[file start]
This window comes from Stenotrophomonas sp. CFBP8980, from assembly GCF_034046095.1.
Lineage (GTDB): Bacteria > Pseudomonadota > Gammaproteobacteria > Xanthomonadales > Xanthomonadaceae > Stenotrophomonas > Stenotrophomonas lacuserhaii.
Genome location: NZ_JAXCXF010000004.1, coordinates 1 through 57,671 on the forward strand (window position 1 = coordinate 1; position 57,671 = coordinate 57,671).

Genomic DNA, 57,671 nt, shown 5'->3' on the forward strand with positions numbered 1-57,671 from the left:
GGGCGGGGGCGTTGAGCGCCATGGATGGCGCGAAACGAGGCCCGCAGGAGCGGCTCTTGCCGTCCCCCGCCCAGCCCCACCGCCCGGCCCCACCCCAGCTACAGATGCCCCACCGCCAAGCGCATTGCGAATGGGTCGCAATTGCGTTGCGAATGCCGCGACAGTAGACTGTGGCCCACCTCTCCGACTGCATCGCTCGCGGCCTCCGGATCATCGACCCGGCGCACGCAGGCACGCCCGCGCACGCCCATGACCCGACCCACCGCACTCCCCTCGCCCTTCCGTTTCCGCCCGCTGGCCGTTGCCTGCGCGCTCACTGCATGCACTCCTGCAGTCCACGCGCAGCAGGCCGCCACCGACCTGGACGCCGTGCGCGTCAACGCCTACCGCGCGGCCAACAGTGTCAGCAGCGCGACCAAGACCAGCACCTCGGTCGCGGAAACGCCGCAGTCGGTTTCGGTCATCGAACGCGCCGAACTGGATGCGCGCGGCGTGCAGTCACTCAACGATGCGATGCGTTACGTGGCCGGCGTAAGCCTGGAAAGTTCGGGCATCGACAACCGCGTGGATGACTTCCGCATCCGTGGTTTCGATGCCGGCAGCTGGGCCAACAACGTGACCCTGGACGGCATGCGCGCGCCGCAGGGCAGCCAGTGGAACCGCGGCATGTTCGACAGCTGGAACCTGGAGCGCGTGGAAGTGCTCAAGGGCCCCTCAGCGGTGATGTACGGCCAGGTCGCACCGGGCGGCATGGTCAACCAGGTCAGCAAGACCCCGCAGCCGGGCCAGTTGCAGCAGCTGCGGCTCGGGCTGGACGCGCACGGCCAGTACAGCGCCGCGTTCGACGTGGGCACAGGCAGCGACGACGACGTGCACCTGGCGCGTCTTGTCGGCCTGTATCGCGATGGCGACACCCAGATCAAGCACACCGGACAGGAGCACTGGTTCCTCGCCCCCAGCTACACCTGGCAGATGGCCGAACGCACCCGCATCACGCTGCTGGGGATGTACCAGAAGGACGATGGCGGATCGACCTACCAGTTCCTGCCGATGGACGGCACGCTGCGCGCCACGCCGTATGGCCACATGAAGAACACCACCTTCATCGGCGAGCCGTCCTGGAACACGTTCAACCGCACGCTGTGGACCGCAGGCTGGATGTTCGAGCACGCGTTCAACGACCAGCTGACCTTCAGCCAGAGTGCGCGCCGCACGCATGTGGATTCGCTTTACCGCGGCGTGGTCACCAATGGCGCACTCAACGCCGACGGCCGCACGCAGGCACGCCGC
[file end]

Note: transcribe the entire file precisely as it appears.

This window comes from Stenotrophomonas sp. CFBP8980, from assembly GCF_034046095.1.
Lineage (GTDB): Bacteria > Pseudomonadota > Gammaproteobacteria > Xanthomonadales > Xanthomonadaceae > Stenotrophomonas > Stenotrophomonas lacuserhaii.
Genome location: NZ_JAXCXF010000004.1, coordinates 1 through 57,671 on the forward strand (window position 1 = coordinate 1; position 57,671 = coordinate 57,671).

Genomic DNA, 57,671 nt, shown 5'->3' on the forward strand with positions numbered 1-57,671 from the left:
GGGCGGGGGCGTTGAGCGCCATGGATGGCGCGAAACGAGGCCCGCAGGAGCGGCTCTTGCCGTCCCCCGCCCAGCCCCACCGCCCGGCCCCACCCCAGCTACAGATGCCCCACCGCCAAGCGCATTGCGAATGGGTCGCAATTGCGTTGCGAATGCCGCGACAGTAGACTGTGGCCCACCTCTCCGACTGCATCGCTCGCGGCCTCCGGATCATCGACCCGGCGCACGCAGGCACGCCCGCGCACGCCCATGACCCGACCCACCGCACTCCCCTCGCCCTTCCGTTTCCGCCCGCTGGCCGTTGCCTGCGCGCTCACTGCATGCACTCCTGCAGTCCACGCGCAGCAGGCCGCCACCGACCTGGACGCCGTGCGCGTCAACGCCTACCGCGCGGCCAACAGTGTCAGCAGCGCGACCAAGACCAGCACCTCGGTCGCGGAAACGCCGCAGTCGGTTTCGGTCATCGAACGCGCCGAACTGGATGCGCGCGGCGTGCAGTCACTCAACGATGCGATGCGTTACGTGGCCGGCGTAAGCCTGGAAAGTTCGGGCATCGACAACCGCGTGGATGACTTCCGCATCCGTGGTTTCGATGCCGGCAGCTGGGCCAACAACGTGACCCTGGACGGCATGCGCGCGCCGCAGGGCAGCCAGTGGAACCGCGGCATGTTCGACAGCTGGAACCTGGAGCGCGTGGAAGTGCTCAAGGGCCCCTCAGCGGTGATGTACGGCCAGGTCGCACCGGGCGGCATGGTCAACCAGGTCAGCAAGACCCCGCAGCCGGGCCAGTTGCAGCAGCTGCGGCTCGGGCTGGACGCGCACGGCCAGTACAGCGCCGCGTTCGACGTGGGCACAGGCAGCGACGACGACGTGCACCTGGCGCGTCTTGTCGGCCTGTATCGCGATGGCGACACCCAGATCAAGCACACCGGACAGGAGCACTGGTTCCTCGCCCCCAGCTACACCTGGCAGATGGCCGAACGCACCCGCATCACGCTGCTGGGGATGTACCAGAAGGACGATGGCGGATCGACCTACCAGTTCCTGCCGATGGACGGCACGCTGCGCGCCACGCCGTATGGCCACATGAAGAACACCACCTTCATCGGCGAGCCGTCCTGGAACACGTTCAACCGCACGCTGTGGACCGCAGGCTGGATGTTCGAGCACGCGTTCAACGACCAGCTGACCTTCAGCCAGAGTGCGCGCCGCACGCATGTGGATTCGCTTTACCGCGGCGTGGTCACCAATGGCGCACTCAACGCCGACGGCCGCACGCAGGCACGCCGC